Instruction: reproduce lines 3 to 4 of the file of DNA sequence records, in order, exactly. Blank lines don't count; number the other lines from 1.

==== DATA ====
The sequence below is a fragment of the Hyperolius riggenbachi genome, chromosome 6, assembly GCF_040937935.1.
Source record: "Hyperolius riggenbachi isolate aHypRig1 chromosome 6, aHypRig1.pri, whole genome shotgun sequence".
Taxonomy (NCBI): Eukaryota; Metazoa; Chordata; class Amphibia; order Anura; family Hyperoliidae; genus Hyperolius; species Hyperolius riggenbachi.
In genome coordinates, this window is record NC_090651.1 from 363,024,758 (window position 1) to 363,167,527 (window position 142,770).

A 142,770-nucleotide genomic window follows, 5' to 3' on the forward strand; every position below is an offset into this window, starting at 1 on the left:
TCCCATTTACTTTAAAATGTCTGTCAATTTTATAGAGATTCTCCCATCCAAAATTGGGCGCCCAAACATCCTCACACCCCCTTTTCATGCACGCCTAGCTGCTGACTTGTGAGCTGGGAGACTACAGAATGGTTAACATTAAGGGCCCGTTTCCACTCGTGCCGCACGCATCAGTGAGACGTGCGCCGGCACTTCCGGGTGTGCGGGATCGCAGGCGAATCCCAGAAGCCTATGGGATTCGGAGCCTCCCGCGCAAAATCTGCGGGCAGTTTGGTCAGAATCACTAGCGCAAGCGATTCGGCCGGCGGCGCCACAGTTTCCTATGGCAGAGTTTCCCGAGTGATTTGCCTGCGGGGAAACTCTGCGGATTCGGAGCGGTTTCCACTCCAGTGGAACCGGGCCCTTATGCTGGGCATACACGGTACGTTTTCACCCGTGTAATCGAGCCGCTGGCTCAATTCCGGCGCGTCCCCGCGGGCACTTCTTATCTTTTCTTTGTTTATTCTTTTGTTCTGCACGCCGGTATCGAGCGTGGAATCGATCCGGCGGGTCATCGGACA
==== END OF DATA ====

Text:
Taxonomy (NCBI): Eukaryota; Metazoa; Chordata; class Amphibia; order Anura; family Hyperoliidae; genus Hyperolius; species Hyperolius riggenbachi.
In genome coordinates, this window is record NC_090651.1 from 363,024,758 (window position 1) to 363,167,527 (window position 142,770).